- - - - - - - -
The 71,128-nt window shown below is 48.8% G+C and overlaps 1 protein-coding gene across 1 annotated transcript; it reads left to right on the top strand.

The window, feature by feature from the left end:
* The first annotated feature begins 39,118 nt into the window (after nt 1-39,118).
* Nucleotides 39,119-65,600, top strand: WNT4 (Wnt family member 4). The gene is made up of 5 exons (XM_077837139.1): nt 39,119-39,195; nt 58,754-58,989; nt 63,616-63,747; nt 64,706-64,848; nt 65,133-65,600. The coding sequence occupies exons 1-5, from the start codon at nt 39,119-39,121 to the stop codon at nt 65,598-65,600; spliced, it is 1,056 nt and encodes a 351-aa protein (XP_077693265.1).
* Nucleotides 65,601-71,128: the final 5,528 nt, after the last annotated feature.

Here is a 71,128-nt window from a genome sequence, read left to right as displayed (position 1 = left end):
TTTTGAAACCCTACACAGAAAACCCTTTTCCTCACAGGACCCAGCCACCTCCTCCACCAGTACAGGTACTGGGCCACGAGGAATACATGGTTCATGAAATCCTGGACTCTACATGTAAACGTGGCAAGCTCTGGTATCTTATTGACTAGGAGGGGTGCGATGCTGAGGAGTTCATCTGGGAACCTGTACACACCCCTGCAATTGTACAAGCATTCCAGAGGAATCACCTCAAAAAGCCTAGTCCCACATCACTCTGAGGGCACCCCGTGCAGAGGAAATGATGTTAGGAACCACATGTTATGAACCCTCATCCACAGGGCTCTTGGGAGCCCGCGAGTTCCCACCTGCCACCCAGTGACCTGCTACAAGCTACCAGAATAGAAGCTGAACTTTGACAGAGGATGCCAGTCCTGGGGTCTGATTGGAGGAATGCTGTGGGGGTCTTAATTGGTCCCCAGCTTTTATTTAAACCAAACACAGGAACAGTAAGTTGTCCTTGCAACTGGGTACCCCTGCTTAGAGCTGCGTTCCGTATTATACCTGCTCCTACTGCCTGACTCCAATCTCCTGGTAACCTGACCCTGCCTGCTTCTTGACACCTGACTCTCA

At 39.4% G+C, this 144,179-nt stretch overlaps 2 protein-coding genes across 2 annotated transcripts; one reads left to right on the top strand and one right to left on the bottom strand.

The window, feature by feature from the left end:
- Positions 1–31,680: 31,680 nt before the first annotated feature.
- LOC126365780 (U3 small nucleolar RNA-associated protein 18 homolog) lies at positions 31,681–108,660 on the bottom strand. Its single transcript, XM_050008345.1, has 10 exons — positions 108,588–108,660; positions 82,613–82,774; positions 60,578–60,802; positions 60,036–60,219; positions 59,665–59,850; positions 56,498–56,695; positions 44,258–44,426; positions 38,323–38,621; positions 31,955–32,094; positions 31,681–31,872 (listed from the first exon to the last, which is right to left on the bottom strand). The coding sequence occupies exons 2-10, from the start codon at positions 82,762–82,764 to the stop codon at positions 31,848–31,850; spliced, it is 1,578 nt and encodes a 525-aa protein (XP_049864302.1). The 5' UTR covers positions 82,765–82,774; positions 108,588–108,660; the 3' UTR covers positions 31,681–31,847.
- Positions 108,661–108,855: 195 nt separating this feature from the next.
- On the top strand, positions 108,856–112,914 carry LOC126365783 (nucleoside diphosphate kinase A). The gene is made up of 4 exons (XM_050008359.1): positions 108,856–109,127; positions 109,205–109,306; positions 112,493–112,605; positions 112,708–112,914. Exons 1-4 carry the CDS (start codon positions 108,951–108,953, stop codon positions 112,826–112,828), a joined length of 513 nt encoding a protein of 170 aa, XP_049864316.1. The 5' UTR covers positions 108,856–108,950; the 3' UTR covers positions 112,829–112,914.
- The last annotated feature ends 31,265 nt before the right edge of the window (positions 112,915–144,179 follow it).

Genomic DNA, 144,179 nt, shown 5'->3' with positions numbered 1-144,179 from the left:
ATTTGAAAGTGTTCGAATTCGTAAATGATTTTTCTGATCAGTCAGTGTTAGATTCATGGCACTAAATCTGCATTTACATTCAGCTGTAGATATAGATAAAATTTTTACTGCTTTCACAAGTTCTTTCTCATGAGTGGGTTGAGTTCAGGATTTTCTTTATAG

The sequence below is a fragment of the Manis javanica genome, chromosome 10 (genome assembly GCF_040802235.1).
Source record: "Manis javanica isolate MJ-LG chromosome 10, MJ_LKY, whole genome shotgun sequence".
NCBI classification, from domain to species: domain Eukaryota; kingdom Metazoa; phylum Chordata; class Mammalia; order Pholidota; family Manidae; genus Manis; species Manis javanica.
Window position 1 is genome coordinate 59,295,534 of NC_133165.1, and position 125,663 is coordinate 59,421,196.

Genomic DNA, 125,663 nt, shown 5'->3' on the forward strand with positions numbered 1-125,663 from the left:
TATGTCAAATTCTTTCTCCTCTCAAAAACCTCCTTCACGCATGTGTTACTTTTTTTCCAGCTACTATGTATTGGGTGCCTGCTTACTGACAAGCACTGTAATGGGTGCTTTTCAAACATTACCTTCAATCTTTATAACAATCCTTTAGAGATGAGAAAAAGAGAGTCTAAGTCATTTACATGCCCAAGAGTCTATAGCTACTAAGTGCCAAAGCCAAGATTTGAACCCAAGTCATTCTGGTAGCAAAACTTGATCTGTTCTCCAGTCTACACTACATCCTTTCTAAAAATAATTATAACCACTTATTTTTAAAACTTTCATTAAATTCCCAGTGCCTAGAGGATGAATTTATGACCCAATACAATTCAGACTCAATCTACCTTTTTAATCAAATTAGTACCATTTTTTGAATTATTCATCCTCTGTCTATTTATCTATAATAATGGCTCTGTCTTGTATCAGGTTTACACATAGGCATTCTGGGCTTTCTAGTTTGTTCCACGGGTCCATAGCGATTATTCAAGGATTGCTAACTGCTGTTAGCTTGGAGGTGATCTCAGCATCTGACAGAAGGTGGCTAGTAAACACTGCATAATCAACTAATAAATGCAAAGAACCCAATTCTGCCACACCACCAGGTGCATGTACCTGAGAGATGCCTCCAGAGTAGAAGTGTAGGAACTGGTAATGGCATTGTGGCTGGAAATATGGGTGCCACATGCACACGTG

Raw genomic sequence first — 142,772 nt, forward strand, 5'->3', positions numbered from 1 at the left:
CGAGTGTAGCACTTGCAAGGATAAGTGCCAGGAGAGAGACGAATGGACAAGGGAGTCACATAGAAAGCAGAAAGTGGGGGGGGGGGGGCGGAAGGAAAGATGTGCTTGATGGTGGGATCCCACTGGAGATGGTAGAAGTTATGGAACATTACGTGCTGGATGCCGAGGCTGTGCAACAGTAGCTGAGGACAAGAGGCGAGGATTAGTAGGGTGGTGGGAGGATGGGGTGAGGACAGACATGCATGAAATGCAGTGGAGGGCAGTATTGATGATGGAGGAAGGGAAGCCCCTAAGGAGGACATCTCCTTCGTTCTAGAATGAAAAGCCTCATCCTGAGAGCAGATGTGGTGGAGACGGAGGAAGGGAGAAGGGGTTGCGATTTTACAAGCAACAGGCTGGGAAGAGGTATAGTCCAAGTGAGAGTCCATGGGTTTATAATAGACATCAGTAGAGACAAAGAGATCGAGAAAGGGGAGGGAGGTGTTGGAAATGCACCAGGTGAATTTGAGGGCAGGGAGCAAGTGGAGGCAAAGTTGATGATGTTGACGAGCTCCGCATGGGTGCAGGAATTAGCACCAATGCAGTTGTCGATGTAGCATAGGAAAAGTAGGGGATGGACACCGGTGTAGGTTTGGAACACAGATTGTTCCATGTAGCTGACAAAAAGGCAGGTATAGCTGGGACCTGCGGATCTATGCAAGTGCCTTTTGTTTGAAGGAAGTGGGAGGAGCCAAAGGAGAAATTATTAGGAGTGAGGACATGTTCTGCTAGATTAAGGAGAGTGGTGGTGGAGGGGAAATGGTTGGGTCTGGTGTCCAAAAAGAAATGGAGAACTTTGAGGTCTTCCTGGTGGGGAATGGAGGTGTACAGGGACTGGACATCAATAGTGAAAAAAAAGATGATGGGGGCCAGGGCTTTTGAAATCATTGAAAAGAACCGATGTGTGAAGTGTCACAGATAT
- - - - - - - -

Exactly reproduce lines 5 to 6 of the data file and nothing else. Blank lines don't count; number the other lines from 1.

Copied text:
* Nucleotides 65,601-71,128: the final 5,528 nt, after the last annotated feature.

Here is a 71,128-nt window from a genome sequence, read left to right as displayed (position 1 = left end):